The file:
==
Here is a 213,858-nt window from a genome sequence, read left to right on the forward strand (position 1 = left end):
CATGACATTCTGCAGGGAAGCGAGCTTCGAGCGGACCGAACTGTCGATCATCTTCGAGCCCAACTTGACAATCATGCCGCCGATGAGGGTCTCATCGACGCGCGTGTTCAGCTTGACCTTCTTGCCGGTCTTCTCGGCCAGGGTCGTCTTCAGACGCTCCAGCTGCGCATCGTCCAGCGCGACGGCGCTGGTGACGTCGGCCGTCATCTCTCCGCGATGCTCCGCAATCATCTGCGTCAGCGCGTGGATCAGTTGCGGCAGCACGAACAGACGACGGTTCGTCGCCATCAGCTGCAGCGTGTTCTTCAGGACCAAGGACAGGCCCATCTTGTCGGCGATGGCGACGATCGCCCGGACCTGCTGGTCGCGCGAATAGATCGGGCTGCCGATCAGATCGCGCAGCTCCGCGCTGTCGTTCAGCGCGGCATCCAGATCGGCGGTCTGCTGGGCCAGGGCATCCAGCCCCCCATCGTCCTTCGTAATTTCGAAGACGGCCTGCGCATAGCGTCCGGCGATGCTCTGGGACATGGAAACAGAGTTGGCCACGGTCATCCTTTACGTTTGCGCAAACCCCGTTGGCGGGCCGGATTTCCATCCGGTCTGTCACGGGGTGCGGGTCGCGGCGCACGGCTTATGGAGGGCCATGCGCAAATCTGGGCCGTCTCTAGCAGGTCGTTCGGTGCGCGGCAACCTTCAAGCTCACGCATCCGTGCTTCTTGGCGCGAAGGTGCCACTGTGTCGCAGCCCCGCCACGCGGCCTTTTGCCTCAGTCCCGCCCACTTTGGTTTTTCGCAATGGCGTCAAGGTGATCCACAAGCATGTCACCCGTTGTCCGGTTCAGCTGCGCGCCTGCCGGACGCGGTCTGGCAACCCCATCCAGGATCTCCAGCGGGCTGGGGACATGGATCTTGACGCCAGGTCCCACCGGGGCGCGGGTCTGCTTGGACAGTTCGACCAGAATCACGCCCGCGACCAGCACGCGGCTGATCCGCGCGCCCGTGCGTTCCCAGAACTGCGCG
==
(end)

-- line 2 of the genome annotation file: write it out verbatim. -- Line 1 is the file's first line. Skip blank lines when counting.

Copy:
CATGACATTCTGCAGGGAAGCGAGCTTCGAGCGGACCGAACTGTCGATCATCTTCGAGCCCAACTTGACAATCATGCCGCCGATGAGGGTCTCATCGACGCGCGTGTTCAGCTTGACCTTCTTGCCGGTCTTCTCGGCCAGGGTCGTCTTCAGACGCTCCAGCTGCGCATCGTCCAGCGCGACGGCGCTGGTGACGTCGGCCGTCATCTCTCCGCGATGCTCCGCAATCATCTGCGTCAGCGCGTGGATCAGTTGCGGCAGCACGAACAGACGACGGTTCGTCGCCATCAGCTGCAGCGTGTTCTTCAGGACCAAGGACAGGCCCATCTTGTCGGCGATGGCGACGATCGCCCGGACCTGCTGGTCGCGCGAATAGATCGGGCTGCCGATCAGATCGCGCAGCTCCGCGCTGTCGTTCAGCGCGGCATCCAGATCGGCGGTCTGCTGGGCCAGGGCATCCAGCCCCCCATCGTCCTTCGTAATTTCGAAGACGGCCTGCGCATAGCGTCCGGCGATGCTCTGGGACATGGAAACAGAGTTGGCCACGGTCATCCTTTACGTTTGCGCAAACCCCGTTGGCGGGCCGGATTTCCATCCGGTCTGTCACGGGGTGCGGGTCGCGGCGCACGGCTTATGGAGGGCCATGCGCAAATCTGGGCCGTCTCTAGCAGGTCGTTCGGTGCGCGGCAACCTTCAAGCTCACGCATCCGTGCTTCTTGGCGCGAAGGTGCCACTGTGTCGCAGCCCCGCCACGCGGCCTTTTGCCTCAGTCCCGCCCACTTTGGTTTTTCGCAATGGCGTCAAGGTGATCCACAAGCATGTCACCCGTTGTCCGGTTCAGCTGCGCGCCTGCCGGACGCGGTCTGGCAACCCCATCCAGGATCTCCAGCGGGCTGGGGACATGGATCTTGACGCCAGGTCCCACCGGGGCGCGGGTCTGCTTGGACAGTTCGACCAGAATCACGCCCGCGACCAGCACGCGGCTGATCCGCGCGCCCGTGCGTTCCCAGAACTGCGCG